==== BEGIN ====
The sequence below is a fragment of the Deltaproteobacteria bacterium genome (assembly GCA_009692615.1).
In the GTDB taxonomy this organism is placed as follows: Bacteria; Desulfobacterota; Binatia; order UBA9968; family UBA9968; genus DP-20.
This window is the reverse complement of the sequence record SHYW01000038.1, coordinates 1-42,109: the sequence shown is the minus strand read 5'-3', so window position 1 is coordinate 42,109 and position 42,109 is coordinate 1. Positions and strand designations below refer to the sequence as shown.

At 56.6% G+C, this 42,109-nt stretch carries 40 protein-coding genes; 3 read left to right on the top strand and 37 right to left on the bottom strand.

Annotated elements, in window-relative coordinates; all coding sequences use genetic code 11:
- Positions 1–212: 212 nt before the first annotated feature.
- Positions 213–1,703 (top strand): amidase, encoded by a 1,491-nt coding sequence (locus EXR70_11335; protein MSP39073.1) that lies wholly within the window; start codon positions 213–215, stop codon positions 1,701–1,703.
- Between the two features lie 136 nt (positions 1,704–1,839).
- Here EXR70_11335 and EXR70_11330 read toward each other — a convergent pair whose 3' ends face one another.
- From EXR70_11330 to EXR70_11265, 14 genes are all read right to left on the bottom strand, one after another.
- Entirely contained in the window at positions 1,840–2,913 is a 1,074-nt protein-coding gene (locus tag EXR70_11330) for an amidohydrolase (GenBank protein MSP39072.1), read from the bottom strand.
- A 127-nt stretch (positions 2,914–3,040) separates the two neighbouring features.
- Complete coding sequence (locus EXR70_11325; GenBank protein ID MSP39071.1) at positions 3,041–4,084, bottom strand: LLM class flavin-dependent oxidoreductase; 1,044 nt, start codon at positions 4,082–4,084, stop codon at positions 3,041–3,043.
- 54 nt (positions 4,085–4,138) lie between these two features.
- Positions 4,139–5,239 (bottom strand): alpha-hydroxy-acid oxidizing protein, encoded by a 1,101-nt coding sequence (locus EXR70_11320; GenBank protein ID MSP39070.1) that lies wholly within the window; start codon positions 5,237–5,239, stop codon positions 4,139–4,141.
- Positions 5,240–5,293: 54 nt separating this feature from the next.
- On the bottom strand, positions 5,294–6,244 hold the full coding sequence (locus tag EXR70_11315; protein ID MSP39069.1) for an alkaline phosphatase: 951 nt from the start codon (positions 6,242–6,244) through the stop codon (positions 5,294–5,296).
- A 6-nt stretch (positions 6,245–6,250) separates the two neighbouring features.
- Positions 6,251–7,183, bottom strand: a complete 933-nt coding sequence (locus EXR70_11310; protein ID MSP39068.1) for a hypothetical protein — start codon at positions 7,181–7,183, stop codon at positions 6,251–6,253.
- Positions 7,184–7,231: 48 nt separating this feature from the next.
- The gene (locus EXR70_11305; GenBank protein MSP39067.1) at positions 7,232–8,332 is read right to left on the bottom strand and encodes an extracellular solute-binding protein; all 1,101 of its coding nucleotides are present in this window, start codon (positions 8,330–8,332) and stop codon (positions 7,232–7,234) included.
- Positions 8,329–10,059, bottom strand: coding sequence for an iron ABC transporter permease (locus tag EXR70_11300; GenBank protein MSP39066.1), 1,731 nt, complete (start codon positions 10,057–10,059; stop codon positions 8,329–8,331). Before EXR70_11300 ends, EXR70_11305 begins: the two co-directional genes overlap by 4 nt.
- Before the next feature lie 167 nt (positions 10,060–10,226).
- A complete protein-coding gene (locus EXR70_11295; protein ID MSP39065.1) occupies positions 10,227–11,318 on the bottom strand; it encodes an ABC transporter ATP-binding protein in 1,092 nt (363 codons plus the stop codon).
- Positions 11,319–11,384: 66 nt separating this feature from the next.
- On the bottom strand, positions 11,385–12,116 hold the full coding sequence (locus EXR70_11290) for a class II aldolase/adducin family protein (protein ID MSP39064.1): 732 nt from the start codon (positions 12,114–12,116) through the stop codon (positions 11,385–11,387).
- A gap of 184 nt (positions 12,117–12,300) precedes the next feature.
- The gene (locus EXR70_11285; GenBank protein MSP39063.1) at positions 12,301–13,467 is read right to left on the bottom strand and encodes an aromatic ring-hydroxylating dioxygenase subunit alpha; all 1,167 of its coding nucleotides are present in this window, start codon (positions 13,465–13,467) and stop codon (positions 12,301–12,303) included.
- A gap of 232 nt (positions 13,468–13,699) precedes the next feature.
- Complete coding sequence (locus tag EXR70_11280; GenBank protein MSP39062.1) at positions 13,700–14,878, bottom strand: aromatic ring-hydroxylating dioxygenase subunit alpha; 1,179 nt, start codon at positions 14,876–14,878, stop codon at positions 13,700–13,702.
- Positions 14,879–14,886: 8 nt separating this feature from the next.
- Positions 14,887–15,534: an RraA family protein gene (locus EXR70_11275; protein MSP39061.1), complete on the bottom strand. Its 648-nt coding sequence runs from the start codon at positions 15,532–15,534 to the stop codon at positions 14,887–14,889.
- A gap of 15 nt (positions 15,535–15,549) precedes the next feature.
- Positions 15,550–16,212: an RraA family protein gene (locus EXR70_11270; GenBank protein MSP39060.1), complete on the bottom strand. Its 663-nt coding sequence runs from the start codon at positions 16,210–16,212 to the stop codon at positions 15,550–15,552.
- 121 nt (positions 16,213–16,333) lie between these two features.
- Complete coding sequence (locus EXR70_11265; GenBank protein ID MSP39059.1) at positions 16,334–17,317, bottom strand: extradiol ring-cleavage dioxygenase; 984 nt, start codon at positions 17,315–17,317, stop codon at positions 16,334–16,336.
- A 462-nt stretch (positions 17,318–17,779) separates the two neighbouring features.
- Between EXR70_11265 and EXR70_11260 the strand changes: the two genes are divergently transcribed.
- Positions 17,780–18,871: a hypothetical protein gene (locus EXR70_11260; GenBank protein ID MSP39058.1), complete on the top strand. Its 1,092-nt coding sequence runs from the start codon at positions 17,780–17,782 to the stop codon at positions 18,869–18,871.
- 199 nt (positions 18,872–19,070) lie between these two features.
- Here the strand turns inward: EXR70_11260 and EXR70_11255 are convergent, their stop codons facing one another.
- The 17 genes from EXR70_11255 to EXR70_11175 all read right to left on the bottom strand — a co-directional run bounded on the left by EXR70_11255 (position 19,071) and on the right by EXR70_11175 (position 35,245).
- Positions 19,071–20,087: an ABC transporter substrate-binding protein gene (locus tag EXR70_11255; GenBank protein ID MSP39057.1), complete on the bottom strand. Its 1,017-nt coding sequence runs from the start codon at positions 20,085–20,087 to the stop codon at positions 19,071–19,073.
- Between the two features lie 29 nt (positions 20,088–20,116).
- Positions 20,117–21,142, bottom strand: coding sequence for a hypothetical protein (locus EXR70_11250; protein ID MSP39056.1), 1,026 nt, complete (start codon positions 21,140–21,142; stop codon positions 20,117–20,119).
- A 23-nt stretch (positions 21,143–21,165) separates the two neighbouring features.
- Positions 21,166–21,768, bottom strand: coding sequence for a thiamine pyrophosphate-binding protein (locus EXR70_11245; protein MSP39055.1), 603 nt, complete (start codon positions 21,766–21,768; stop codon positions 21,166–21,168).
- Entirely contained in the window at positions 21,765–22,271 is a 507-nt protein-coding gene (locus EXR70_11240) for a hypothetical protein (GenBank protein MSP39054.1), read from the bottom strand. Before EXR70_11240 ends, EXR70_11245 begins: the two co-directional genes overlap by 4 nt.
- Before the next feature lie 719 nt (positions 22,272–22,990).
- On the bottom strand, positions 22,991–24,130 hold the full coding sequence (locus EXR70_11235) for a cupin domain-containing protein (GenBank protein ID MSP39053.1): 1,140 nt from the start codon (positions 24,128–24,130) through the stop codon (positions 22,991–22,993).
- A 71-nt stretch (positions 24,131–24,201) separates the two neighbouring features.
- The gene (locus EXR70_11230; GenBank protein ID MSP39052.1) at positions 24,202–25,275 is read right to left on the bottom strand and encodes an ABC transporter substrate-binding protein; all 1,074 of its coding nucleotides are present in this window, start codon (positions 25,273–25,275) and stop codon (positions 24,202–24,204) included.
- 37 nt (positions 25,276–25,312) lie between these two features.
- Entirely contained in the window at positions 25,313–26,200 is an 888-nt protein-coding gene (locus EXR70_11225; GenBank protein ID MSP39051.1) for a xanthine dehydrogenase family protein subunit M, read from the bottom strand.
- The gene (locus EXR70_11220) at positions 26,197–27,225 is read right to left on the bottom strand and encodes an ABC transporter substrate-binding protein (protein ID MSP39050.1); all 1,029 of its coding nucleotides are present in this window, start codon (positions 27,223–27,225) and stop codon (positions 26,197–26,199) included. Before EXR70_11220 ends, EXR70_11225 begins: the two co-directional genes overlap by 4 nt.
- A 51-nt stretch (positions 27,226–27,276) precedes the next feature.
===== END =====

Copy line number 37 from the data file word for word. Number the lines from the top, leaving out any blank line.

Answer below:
- A 462-nt stretch (positions 17,318–17,779) separates the two neighbouring features.